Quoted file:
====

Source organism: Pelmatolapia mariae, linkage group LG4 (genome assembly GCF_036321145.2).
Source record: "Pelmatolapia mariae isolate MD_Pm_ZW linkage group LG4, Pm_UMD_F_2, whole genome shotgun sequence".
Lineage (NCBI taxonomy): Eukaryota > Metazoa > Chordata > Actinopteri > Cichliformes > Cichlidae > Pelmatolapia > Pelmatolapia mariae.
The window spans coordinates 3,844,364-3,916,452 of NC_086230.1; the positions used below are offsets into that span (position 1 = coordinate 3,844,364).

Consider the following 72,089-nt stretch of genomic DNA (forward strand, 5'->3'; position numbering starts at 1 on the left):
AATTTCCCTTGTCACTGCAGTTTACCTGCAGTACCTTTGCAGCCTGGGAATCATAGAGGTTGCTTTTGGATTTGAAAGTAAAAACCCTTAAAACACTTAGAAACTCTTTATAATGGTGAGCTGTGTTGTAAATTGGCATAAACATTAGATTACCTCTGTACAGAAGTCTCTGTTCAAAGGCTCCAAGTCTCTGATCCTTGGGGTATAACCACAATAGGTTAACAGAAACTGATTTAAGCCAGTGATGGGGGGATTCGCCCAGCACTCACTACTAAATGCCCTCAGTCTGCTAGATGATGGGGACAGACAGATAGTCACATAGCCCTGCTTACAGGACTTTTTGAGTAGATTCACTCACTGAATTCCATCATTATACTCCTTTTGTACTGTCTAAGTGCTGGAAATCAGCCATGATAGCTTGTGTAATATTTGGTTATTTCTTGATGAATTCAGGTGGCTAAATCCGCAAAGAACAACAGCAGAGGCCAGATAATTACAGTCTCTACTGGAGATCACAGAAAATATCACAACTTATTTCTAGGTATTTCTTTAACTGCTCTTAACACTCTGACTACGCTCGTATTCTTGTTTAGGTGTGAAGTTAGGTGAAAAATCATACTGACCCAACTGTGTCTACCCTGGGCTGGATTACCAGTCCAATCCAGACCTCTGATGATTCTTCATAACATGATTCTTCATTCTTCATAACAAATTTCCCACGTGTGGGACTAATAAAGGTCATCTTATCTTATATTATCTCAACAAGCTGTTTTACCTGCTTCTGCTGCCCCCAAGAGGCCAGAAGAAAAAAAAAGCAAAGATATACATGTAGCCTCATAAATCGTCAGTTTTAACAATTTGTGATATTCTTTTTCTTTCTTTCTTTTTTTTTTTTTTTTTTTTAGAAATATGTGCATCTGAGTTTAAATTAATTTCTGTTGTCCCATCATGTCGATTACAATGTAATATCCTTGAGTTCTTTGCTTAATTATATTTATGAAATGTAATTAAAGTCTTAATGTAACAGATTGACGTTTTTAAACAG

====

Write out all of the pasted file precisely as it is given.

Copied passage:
Source organism: Pelmatolapia mariae, linkage group LG4 (genome assembly GCF_036321145.2).
Source record: "Pelmatolapia mariae isolate MD_Pm_ZW linkage group LG4, Pm_UMD_F_2, whole genome shotgun sequence".
Lineage (NCBI taxonomy): Eukaryota > Metazoa > Chordata > Actinopteri > Cichliformes > Cichlidae > Pelmatolapia > Pelmatolapia mariae.
The window spans coordinates 3,844,364-3,916,452 of NC_086230.1; the positions used below are offsets into that span (position 1 = coordinate 3,844,364).

Consider the following 72,089-nt stretch of genomic DNA (forward strand, 5'->3'; position numbering starts at 1 on the left):
AATTTCCCTTGTCACTGCAGTTTACCTGCAGTACCTTTGCAGCCTGGGAATCATAGAGGTTGCTTTTGGATTTGAAAGTAAAAACCCTTAAAACACTTAGAAACTCTTTATAATGGTGAGCTGTGTTGTAAATTGGCATAAACATTAGATTACCTCTGTACAGAAGTCTCTGTTCAAAGGCTCCAAGTCTCTGATCCTTGGGGTATAACCACAATAGGTTAACAGAAACTGATTTAAGCCAGTGATGGGGGGATTCGCCCAGCACTCACTACTAAATGCCCTCAGTCTGCTAGATGATGGGGACAGACAGATAGTCACATAGCCCTGCTTACAGGACTTTTTGAGTAGATTCACTCACTGAATTCCATCATTATACTCCTTTTGTACTGTCTAAGTGCTGGAAATCAGCCATGATAGCTTGTGTAATATTTGGTTATTTCTTGATGAATTCAGGTGGCTAAATCCGCAAAGAACAACAGCAGAGGCCAGATAATTACAGTCTCTACTGGAGATCACAGAAAATATCACAACTTATTTCTAGGTATTTCTTTAACTGCTCTTAACACTCTGACTACGCTCGTATTCTTGTTTAGGTGTGAAGTTAGGTGAAAAATCATACTGACCCAACTGTGTCTACCCTGGGCTGGATTACCAGTCCAATCCAGACCTCTGATGATTCTTCATAACATGATTCTTCATTCTTCATAACAAATTTCCCACGTGTGGGACTAATAAAGGTCATCTTATCTTATATTATCTCAACAAGCTGTTTTACCTGCTTCTGCTGCCCCCAAGAGGCCAGAAGAAAAAAAAAGCAAAGATATACATGTAGCCTCATAAATCGTCAGTTTTAACAATTTGTGATATTCTTTTTCTTTCTTTCTTTTTTTTTTTTTTTTTTTTAGAAATATGTGCATCTGAGTTTAAATTAATTTCTGTTGTCCCATCATGTCGATTACAATGTAATATCCTTGAGTTCTTTGCTTAATTATATTTATGAAATGTAATTAAAGTCTTAATGTAACAGATTGACGTTTTTAAACAG